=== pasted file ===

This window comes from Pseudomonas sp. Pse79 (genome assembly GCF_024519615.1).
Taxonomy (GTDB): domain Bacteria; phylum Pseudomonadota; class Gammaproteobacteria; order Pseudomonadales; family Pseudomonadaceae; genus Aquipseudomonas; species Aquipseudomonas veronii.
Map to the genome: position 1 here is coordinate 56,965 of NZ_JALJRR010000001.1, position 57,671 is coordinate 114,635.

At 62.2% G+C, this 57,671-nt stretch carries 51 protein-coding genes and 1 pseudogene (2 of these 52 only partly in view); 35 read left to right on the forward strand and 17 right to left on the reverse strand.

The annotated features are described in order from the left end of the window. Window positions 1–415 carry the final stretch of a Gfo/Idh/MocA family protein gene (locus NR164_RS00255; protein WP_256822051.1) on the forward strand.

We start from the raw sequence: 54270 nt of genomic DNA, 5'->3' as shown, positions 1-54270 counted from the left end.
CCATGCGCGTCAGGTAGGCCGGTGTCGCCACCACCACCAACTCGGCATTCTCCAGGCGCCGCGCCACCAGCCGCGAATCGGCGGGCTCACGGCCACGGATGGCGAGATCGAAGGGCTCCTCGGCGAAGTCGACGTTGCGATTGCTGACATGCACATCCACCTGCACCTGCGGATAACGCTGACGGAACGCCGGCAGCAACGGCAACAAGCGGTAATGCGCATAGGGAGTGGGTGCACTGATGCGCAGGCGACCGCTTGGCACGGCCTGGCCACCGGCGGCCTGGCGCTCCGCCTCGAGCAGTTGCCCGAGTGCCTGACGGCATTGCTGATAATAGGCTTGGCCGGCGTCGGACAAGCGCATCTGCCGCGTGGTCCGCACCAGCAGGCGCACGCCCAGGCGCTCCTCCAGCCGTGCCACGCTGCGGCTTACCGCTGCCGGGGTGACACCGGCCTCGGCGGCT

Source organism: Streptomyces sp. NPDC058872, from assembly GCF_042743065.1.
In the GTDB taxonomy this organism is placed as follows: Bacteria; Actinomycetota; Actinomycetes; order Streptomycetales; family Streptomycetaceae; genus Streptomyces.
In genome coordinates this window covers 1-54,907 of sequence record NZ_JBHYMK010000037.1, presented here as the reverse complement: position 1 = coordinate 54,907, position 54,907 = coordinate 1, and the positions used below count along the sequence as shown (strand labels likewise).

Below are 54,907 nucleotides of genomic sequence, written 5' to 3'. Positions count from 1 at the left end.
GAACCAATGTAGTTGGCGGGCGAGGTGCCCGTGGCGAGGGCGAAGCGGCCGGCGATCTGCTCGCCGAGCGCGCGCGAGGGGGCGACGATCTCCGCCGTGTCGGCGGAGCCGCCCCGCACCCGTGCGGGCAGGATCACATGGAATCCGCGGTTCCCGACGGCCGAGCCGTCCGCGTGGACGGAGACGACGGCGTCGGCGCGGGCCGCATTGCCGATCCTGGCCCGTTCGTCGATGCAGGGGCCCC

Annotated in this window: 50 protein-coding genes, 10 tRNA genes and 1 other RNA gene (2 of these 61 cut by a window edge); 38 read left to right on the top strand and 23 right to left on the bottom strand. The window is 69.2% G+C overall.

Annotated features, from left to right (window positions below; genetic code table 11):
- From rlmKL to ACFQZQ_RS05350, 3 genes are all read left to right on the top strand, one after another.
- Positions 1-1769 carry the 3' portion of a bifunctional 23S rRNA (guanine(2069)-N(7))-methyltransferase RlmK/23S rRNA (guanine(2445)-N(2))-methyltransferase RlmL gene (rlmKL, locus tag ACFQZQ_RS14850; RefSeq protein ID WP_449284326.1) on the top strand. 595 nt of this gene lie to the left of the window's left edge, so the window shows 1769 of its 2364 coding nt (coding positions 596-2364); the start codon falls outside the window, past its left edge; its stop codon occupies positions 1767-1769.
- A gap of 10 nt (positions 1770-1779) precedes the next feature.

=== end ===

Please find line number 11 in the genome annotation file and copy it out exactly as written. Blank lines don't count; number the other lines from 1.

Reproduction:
Below are 54,907 nucleotides of genomic sequence, written 5' to 3'. Positions count from 1 at the left end.